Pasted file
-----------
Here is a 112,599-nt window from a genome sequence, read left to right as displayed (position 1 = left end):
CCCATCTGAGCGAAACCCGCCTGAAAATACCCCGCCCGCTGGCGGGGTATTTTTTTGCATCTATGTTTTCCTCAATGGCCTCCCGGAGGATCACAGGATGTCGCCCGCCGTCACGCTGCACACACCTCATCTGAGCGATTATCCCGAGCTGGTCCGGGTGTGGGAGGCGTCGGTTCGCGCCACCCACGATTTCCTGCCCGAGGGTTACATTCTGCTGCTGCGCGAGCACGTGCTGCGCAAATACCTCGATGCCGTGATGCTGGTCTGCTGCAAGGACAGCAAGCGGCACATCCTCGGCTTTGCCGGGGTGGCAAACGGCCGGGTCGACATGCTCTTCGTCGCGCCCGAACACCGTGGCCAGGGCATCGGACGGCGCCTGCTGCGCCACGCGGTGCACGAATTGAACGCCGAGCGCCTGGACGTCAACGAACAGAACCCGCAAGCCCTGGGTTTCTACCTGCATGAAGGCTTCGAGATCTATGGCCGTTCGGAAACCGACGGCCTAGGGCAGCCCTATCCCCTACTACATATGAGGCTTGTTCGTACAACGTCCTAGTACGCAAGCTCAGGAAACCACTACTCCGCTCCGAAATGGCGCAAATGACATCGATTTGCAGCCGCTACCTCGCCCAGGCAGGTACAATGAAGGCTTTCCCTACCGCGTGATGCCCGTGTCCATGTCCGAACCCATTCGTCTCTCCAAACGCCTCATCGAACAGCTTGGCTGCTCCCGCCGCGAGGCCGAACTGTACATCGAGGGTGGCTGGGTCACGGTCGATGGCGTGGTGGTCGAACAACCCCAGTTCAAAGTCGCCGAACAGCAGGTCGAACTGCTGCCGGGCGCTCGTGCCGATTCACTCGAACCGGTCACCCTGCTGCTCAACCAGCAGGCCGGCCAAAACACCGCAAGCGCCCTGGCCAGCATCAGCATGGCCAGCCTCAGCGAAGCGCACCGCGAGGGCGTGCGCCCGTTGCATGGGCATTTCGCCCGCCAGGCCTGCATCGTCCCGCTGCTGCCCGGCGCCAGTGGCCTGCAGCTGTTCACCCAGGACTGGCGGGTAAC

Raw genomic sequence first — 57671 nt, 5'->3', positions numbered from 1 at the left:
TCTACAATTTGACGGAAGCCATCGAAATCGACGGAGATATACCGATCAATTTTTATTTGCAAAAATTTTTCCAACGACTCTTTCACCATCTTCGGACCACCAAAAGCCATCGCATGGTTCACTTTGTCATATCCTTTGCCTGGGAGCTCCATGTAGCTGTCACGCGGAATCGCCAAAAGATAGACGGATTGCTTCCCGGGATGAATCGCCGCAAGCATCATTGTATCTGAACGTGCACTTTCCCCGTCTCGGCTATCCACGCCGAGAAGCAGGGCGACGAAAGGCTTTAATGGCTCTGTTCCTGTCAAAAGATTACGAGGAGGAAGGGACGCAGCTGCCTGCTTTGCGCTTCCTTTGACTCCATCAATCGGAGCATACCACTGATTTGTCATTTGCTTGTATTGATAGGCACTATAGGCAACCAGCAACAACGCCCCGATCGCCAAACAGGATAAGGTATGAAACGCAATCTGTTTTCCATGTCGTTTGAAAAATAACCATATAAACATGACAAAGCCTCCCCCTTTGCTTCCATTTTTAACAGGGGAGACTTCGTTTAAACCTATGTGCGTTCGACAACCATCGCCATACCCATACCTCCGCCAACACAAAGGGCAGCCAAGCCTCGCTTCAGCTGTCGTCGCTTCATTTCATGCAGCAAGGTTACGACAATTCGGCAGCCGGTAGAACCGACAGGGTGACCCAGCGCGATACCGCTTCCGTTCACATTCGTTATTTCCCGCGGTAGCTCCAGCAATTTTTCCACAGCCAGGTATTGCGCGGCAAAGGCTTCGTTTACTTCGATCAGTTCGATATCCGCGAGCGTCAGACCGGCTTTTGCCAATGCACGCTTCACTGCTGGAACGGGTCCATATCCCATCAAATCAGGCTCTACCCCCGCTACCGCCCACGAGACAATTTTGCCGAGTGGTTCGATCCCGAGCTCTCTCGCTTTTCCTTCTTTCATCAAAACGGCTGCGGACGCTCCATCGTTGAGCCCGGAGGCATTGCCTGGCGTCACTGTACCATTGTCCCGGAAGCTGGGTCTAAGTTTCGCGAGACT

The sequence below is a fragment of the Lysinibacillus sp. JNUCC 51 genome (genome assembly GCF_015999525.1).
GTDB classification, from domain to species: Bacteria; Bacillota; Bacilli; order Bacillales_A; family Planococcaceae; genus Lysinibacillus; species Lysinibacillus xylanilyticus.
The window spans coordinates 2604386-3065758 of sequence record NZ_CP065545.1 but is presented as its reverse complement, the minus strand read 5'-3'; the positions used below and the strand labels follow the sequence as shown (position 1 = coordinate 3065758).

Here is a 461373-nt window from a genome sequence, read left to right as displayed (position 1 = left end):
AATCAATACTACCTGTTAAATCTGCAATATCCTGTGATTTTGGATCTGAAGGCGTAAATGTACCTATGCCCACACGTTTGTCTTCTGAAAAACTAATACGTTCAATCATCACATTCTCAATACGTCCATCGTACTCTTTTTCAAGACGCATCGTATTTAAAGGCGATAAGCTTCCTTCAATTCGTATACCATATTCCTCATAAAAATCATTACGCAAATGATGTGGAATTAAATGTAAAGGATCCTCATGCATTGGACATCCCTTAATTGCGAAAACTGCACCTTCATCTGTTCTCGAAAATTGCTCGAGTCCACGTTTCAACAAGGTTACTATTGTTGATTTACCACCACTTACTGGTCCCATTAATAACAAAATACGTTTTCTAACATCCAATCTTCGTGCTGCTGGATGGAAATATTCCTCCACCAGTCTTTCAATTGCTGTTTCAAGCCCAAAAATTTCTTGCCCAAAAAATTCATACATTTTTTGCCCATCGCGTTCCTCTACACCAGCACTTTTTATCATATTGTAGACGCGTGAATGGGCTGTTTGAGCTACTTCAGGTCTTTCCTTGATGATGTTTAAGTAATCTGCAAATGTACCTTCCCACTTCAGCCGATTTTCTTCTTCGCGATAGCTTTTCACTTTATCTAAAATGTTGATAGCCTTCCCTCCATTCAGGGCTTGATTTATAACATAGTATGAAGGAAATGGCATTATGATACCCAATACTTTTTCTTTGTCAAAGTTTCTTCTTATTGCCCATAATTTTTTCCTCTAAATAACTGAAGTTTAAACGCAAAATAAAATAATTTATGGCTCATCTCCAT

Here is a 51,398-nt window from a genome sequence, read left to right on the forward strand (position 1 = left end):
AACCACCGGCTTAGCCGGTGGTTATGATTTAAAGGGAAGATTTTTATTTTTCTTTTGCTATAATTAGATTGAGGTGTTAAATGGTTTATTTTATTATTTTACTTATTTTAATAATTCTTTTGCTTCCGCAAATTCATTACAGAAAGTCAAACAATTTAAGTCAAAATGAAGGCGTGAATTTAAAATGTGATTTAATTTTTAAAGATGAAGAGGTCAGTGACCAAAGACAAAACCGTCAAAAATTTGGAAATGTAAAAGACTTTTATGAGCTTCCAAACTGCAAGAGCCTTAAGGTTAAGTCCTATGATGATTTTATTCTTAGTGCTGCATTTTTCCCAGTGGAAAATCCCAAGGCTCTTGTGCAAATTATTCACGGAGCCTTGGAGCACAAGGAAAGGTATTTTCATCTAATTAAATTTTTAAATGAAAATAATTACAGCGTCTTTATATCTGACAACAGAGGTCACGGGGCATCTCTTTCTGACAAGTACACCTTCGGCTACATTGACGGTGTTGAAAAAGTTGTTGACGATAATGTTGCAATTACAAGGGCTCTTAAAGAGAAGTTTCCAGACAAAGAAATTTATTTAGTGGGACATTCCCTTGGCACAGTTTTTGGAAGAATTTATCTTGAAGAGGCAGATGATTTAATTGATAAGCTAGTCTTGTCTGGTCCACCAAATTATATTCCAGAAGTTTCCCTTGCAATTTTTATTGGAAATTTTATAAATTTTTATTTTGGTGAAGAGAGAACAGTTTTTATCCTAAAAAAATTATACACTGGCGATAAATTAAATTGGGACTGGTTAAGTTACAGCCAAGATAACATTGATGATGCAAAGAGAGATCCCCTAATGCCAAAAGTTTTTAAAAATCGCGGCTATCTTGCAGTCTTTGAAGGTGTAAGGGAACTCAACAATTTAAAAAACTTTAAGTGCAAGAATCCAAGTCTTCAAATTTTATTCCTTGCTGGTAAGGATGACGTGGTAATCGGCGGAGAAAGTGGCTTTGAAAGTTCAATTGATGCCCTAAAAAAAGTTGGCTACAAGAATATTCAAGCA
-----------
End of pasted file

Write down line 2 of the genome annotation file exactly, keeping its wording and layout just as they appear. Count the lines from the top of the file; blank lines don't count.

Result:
CCCATCTGAGCGAAACCCGCCTGAAAATACCCCGCCCGCTGGCGGGGTATTTTTTTGCATCTATGTTTTCCTCAATGGCCTCCCGGAGGATCACAGGATGTCGCCCGCCGTCACGCTGCACACACCTCATCTGAGCGATTATCCCGAGCTGGTCCGGGTGTGGGAGGCGTCGGTTCGCGCCACCCACGATTTCCTGCCCGAGGGTTACATTCTGCTGCTGCGCGAGCACGTGCTGCGCAAATACCTCGATGCCGTGATGCTGGTCTGCTGCAAGGACAGCAAGCGGCACATCCTCGGCTTTGCCGGGGTGGCAAACGGCCGGGTCGACATGCTCTTCGTCGCGCCCGAACACCGTGGCCAGGGCATCGGACGGCGCCTGCTGCGCCACGCGGTGCACGAATTGAACGCCGAGCGCCTGGACGTCAACGAACAGAACCCGCAAGCCCTGGGTTTCTACCTGCATGAAGGCTTCGAGATCTATGGCCGTTCGGAAACCGACGGCCTAGGGCAGCCCTATCCCCTACTACATATGAGGCTTGTTCGTACAACGTCCTAGTACGCAAGCTCAGGAAACCACTACTCCGCTCCGAAATGGCGCAAATGACATCGATTTGCAGCCGCTACCTCGCCCAGGCAGGTACAATGAAGGCTTTCCCTACCGCGTGATGCCCGTGTCCATGTCCGAACCCATTCGTCTCTCCAAACGCCTCATCGAACAGCTTGGCTGCTCCCGCCGCGAGGCCGAACTGTACATCGAGGGTGGCTGGGTCACGGTCGATGGCGTGGTGGTCGAACAACCCCAGTTCAAAGTCGCCGAACAGCAGGTCGAACTGCTGCCGGGCGCTCGTGCCGATTCACTCGAACCGGTCACCCTGCTGCTCAACCAGCAGGCCGGCCAAAACACCGCAAGCGCCCTGGCCAGCATCAGCATGGCCAGCCTCAGCGAAGCGCACCGCGAGGGCGTGCGCCCGTTGCATGGGCATTTCGCCCGCCAGGCCTGCATCGTCCCGCTGCTGCCCGGCGCCAGTGGCCTGCAGCTGTTCACCCAGGACTGGCGGGTAAC